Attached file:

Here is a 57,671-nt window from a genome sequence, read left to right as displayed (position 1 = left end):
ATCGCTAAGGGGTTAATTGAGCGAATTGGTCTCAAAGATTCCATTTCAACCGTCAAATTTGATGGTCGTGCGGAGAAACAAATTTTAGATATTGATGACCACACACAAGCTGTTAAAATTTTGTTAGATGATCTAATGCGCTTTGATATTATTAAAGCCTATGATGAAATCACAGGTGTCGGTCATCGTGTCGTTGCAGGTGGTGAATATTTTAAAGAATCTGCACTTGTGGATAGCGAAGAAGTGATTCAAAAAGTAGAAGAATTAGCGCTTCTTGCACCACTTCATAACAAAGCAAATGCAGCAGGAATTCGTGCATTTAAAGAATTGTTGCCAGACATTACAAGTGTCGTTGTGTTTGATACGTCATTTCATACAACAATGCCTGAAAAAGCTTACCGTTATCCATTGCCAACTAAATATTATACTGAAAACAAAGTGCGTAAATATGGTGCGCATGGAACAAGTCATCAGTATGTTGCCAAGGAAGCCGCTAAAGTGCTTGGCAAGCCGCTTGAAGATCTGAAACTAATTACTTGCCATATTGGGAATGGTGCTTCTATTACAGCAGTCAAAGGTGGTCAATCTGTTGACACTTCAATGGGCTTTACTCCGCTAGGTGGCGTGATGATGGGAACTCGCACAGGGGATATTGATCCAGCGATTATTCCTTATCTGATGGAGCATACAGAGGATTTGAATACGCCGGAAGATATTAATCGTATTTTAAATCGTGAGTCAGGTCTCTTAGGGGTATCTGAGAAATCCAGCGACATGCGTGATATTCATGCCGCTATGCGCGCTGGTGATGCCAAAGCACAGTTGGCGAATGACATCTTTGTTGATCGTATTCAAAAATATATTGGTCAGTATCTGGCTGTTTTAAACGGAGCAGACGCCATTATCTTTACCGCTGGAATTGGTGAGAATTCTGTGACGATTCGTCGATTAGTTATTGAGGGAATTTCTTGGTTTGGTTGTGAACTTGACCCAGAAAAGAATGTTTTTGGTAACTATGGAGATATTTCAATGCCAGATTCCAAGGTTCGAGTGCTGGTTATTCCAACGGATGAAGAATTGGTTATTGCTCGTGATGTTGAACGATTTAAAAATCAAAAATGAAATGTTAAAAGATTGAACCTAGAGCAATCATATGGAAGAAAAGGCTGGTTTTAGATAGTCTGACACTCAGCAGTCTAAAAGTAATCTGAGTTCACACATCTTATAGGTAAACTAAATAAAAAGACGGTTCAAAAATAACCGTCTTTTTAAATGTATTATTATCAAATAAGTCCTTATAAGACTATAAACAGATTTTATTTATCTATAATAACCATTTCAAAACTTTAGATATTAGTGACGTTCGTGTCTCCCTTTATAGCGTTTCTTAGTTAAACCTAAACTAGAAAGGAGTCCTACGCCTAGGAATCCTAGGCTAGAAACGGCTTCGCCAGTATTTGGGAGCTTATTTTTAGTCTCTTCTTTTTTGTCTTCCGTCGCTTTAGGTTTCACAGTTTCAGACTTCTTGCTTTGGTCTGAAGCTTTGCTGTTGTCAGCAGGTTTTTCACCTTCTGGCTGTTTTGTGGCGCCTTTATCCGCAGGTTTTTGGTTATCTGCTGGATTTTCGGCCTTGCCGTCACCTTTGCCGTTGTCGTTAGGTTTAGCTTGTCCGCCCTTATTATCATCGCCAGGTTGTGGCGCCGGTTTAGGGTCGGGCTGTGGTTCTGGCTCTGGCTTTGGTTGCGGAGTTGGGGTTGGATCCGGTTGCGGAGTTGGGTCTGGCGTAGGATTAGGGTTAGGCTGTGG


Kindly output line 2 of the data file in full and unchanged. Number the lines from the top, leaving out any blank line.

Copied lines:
ATCGCTAAGGGGTTAATTGAGCGAATTGGTCTCAAAGATTCCATTTCAACCGTCAAATTTGATGGTCGTGCGGAGAAACAAATTTTAGATATTGATGACCACACACAAGCTGTTAAAATTTTGTTAGATGATCTAATGCGCTTTGATATTATTAAAGCCTATGATGAAATCACAGGTGTCGGTCATCGTGTCGTTGCAGGTGGTGAATATTTTAAAGAATCTGCACTTGTGGATAGCGAAGAAGTGATTCAAAAAGTAGAAGAATTAGCGCTTCTTGCACCACTTCATAACAAAGCAAATGCAGCAGGAATTCGTGCATTTAAAGAATTGTTGCCAGACATTACAAGTGTCGTTGTGTTTGATACGTCATTTCATACAACAATGCCTGAAAAAGCTTACCGTTATCCATTGCCAACTAAATATTATACTGAAAACAAAGTGCGTAAATATGGTGCGCATGGAACAAGTCATCAGTATGTTGCCAAGGAAGCCGCTAAAGTGCTTGGCAAGCCGCTTGAAGATCTGAAACTAATTACTTGCCATATTGGGAATGGTGCTTCTATTACAGCAGTCAAAGGTGGTCAATCTGTTGACACTTCAATGGGCTTTACTCCGCTAGGTGGCGTGATGATGGGAACTCGCACAGGGGATATTGATCCAGCGATTATTCCTTATCTGATGGAGCATACAGAGGATTTGAATACGCCGGAAGATATTAATCGTATTTTAAATCGTGAGTCAGGTCTCTTAGGGGTATCTGAGAAATCCAGCGACATGCGTGATATTCATGCCGCTATGCGCGCTGGTGATGCCAAAGCACAGTTGGCGAATGACATCTTTGTTGATCGTATTCAAAAATATATTGGTCAGTATCTGGCTGTTTTAAACGGAGCAGACGCCATTATCTTTACCGCTGGAATTGGTGAGAATTCTGTGACGATTCGTCGATTAGTTATTGAGGGAATTTCTTGGTTTGGTTGTGAACTTGACCCAGAAAAGAATGTTTTTGGTAACTATGGAGATATTTCAATGCCAGATTCCAAGGTTCGAGTGCTGGTTATTCCAACGGATGAAGAATTGGTTATTGCTCGTGATGTTGAACGATTTAAAAATCAAAAATGAAATGTTAAAAGATTGAACCTAGAGCAATCATATGGAAGAAAAGGCTGGTTTTAGATAGTCTGACACTCAGCAGTCTAAAAGTAATCTGAGTTCACACATCTTATAGGTAAACTAAATAAAAAGACGGTTCAAAAATAACCGTCTTTTTAAATGTATTATTATCAAATAAGTCCTTATAAGACTATAAACAGATTTTATTTATCTATAATAACCATTTCAAAACTTTAGATATTAGTGACGTTCGTGTCTCCCTTTATAGCGTTTCTTAGTTAAACCTAAACTAGAAAGGAGTCCTACGCCTAGGAATCCTAGGCTAGAAACGGCTTCGCCAGTATTTGGGAGCTTATTTTTAGTCTCTTCTTTTTTGTCTTCCGTCGCTTTAGGTTTCACAGTTTCAGACTTCTTGCTTTGGTCTGAAGCTTTGCTGTTGTCAGCAGGTTTTTCACCTTCTGGCTGTTTTGTGGCGCCTTTATCCGCAGGTTTTTGGTTATCTGCTGGATTTTCGGCCTTGCCGTCACCTTTGCCGTTGTCGTTAGGTTTAGCTTGTCCGCCCTTATTATCATCGCCAGGTTGTGGCGCCGGTTTAGGGTCGGGCTGTGGTTCTGGCTCTGGCTTTGGTTGCGGAGTTGGGGTTGGATCCGGTTGCGGAGTTGGGTCTGGCGTAGGATTAGGGTTAGGCTGTGG